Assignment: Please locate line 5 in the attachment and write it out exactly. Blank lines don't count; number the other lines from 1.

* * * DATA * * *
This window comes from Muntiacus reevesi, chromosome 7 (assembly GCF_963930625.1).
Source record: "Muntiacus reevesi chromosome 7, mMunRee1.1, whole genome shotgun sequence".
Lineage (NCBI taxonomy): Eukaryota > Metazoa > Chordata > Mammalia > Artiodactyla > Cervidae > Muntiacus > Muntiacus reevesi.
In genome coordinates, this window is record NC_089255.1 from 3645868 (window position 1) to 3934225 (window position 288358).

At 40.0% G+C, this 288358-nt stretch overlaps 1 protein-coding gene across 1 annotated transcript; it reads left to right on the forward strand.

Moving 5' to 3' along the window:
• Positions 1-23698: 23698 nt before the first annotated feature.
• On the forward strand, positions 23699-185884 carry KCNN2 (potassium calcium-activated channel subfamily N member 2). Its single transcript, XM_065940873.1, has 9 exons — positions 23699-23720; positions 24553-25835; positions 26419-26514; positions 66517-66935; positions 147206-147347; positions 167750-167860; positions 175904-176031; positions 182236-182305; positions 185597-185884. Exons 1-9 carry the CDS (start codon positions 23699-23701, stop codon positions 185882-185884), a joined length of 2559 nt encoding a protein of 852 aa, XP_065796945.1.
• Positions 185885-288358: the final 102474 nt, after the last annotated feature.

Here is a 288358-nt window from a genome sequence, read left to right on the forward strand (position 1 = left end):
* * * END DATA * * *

At 40.0% G+C, this 288358-nt stretch overlaps 1 protein-coding gene across 1 annotated transcript; it reads left to right on the forward strand.